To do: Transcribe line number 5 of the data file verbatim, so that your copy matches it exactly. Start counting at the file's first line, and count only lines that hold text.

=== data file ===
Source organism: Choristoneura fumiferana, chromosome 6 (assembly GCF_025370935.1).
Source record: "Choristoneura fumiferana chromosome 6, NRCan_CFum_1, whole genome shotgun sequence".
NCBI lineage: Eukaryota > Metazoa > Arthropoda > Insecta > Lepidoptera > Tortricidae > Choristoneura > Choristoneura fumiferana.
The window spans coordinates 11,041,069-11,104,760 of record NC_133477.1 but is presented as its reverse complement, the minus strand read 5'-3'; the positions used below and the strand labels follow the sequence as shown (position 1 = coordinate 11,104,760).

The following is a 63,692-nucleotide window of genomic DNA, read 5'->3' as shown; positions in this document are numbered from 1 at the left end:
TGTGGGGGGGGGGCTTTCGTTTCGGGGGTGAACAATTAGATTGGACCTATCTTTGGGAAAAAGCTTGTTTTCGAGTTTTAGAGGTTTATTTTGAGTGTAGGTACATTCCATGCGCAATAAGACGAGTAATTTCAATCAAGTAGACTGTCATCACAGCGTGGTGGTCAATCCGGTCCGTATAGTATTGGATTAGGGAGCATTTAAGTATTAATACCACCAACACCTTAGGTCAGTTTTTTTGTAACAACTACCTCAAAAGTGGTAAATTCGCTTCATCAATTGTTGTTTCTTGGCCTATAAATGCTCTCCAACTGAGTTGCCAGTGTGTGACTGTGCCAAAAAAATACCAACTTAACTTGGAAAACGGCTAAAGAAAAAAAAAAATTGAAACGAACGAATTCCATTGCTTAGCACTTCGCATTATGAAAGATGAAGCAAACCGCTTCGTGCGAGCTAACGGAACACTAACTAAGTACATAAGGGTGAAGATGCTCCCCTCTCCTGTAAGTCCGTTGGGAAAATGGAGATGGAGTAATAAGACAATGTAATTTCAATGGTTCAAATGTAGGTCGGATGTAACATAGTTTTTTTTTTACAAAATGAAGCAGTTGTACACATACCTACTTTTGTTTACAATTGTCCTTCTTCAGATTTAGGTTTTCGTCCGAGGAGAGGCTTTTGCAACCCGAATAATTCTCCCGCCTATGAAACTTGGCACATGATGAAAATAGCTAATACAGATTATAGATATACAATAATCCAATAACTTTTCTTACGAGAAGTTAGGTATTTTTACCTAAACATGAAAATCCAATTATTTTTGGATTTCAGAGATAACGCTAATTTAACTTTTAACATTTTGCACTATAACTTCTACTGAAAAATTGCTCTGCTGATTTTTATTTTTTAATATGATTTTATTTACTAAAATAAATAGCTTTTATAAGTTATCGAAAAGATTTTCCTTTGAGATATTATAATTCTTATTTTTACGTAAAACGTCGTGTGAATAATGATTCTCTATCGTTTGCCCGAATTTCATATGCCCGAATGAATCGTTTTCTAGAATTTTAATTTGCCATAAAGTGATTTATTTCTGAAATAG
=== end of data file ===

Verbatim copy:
The following is a 63,692-nucleotide window of genomic DNA, read 5'->3' as shown; positions in this document are numbered from 1 at the left end: